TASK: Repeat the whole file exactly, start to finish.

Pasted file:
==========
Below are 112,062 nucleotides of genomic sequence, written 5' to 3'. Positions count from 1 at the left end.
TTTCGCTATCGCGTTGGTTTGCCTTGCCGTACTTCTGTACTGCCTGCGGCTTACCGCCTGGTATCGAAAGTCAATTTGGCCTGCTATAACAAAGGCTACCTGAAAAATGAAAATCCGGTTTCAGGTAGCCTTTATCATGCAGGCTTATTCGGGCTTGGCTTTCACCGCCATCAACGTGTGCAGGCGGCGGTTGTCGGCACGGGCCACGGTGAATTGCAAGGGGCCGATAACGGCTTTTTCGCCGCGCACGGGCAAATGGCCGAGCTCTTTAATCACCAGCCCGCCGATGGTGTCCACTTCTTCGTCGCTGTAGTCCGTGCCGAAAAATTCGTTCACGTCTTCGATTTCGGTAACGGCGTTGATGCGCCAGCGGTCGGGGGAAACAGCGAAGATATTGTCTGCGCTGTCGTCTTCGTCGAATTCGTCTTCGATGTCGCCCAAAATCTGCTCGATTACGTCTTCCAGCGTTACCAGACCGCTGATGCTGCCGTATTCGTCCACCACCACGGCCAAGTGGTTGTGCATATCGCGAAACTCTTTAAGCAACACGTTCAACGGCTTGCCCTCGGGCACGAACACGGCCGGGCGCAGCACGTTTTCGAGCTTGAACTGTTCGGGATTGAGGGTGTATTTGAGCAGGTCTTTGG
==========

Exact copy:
Below are 112,062 nucleotides of genomic sequence, written 5' to 3'. Positions count from 1 at the left end.
TTTCGCTATCGCGTTGGTTTGCCTTGCCGTACTTCTGTACTGCCTGCGGCTTACCGCCTGGTATCGAAAGTCAATTTGGCCTGCTATAACAAAGGCTACCTGAAAAATGAAAATCCGGTTTCAGGTAGCCTTTATCATGCAGGCTTATTCGGGCTTGGCTTTCACCGCCATCAACGTGTGCAGGCGGCGGTTGTCGGCACGGGCCACGGTGAATTGCAAGGGGCCGATAACGGCTTTTTCGCCGCGCACGGGCAAATGGCCGAGCTCTTTAATCACCAGCCCGCCGATGGTGTCCACTTCTTCGTCGCTGTAGTCCGTGCCGAAAAATTCGTTCACGTCTTCGATTTCGGTAACGGCGTTGATGCGCCAGCGGTCGGGGGAAACAGCGAAGATATTGTCTGCGCTGTCGTCTTCGTCGAATTCGTCTTCGATGTCGCCCAAAATCTGCTCGATTACGTCTTCCAGCGTTACCAGACCGCTGATGCTGCCGTATTCGTCCACCACCACGGCCAAGTGGTTGTGCATATCGCGAAACTCTTTAAGCAACACGTTCAACGGCTTGCCCTCGGGCACGAACACGGCCGGGCGCAGCACGTTTTCGAGCTTGAACTGTTCGGGATTGAGGGTGTATTTGAGCAGGTCTTTGG